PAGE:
"I will not lie, cheat, steal or tolerate those who do." With the Cadets largely working remotely during the 2020 academic semester, the United States Military Academy (USMA) received significant attention in the press as of recent based upon the revelation that more than seventy cadets were accused of Honor Code violations originating from a remote exam administered this past May 2020. The story has been covered by the New York Times, the Associated Press, National Public Radio, USAToday, and other news outlets. The cheating scandal became public following the Academy's largest publicity and recruiting event of the year, the annual Army-Navy football game held this past December 12, 2020.
What is different about this current scandal is how the Cadet's remote settings permitted such a wide scope of culpability resulting in a backlash echoing from alumni who are deriding a "weakening of morals" at the United States Military Academy. This echo appears to have only grown louder following the revelation of the Academy's response of leniency to those Cadets who have "willfully admitted" their participation in the scandal.
The perceived moral backsliding has even drawn calls to apply the United States Military Academy's Honor Code to the Army writ large. To further implement a system of honor that does not “tolerate” others or one's own violations for that remains complicated, controversial and at times unconstitutional. The Honor Code's lack of toleration requires that a person to turn themselves in for their own violations reveals that such calls for widespread application of the Honor Code to the Army writ large, while well-intended, fail to appreciate how the Honor Code can at times, run afoul of the Fifth Amendment's Constitutional Right against self-incrimination that is similarly codified under Article 31 of the Uniform Code of Military Justice.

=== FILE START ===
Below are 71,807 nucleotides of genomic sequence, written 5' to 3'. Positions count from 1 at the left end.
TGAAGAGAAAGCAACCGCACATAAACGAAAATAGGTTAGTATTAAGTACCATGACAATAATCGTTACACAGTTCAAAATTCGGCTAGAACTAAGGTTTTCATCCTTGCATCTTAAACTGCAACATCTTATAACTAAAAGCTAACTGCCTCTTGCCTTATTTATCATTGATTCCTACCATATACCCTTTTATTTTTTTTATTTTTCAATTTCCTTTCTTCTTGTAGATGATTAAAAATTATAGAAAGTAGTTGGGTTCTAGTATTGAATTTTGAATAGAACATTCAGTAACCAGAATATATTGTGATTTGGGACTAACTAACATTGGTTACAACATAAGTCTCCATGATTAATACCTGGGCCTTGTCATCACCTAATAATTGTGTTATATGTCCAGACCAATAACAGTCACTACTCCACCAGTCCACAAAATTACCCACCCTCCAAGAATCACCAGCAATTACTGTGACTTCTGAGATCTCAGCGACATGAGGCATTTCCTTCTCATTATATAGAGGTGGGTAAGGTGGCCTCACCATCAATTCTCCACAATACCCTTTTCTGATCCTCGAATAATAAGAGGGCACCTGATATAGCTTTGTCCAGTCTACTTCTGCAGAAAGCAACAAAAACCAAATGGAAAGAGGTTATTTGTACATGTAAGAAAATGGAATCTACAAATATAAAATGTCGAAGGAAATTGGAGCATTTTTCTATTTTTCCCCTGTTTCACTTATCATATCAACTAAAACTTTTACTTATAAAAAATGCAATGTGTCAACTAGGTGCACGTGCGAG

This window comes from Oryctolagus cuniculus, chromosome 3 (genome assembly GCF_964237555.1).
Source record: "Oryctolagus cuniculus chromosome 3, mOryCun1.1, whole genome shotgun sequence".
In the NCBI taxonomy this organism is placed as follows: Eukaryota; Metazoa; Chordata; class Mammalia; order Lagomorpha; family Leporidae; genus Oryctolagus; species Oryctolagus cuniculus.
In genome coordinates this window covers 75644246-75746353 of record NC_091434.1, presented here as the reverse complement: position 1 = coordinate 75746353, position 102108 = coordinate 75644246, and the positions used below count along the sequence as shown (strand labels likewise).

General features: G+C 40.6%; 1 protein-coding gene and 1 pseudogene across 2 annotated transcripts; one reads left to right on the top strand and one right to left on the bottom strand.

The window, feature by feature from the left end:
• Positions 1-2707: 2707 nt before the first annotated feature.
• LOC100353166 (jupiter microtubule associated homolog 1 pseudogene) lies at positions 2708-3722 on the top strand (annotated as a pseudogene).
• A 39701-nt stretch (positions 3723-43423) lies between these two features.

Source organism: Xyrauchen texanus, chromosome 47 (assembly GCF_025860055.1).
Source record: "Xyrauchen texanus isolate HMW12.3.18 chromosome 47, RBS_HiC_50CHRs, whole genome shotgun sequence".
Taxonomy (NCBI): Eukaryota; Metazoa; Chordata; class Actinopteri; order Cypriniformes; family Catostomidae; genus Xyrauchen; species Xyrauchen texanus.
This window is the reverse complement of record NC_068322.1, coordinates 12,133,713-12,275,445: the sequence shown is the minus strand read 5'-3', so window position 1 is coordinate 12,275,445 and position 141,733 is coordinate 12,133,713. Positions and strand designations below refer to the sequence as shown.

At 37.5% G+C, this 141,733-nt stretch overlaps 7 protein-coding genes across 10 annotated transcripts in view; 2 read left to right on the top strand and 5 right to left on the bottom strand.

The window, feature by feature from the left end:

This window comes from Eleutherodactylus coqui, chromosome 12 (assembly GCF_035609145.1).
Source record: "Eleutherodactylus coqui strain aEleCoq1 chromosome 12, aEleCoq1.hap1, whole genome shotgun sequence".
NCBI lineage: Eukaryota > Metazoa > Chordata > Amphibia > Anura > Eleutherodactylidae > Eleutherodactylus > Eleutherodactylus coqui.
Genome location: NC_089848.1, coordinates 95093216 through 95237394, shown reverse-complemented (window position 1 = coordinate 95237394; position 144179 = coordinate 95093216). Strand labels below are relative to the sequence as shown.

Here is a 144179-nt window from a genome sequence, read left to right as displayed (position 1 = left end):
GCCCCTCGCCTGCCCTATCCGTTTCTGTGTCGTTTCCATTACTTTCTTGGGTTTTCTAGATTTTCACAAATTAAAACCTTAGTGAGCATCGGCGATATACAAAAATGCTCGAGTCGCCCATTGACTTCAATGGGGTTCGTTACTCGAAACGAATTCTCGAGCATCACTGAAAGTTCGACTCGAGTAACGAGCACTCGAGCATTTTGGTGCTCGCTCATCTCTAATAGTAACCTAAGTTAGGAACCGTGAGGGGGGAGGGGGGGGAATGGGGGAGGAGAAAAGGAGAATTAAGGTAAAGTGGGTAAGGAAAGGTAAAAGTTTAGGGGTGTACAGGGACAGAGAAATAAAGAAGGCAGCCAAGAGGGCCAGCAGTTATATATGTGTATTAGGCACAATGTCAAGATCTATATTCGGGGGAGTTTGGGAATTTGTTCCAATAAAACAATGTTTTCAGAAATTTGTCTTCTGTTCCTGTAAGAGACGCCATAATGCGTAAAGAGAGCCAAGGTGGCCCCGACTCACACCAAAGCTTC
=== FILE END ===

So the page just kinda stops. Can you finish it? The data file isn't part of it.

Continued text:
Applying the Honor Code in a widespread manner to those currently serving in uniform leads to circular and rather ironic results. The United States Military Academy is charged with a non-exclusive duty to develop and produce the officer corps of the United States Army who are to serve as the moral compass of the Army while upholding the oath of office imposed upon all commissioned officers and enlisted soldiers that being, the duty to defend the Constitution against all enemies both foreign and domestic. This duty would extend to protecting all rights under the Constitution to include the aforementioned right against self-incrimination.
This inconsistency is a frequent, unresolved and problematic feature well-known to military law practitioners not only at West Point, but to all those who provide counsel and representation to servicemembers at Courts-Martial. Such attorneys frequently must inquire with prospective jurors (referred to as “panel members) as to how they will reconcile the Honor Code with their sworn duty to uphold the Constitution when sitting in judgment of another who may invoke their right to remain silent. The answers frequently involve an acknowledgement of a hierarchy of the Constitution over the Honor Code, but the perception of a bias against those accused of a crime who may invoke rights that are inconsistent with a the Constitution can at times be enough to render a challenge to a prospective juror.
Although time and experience away from West Point will allow those who may sit in judgment with the prospective to prioritize the Constitution over the Honor Code, for those Cadets who are judged by their peers by the Honor Board and its appendages, the system is far more draconian.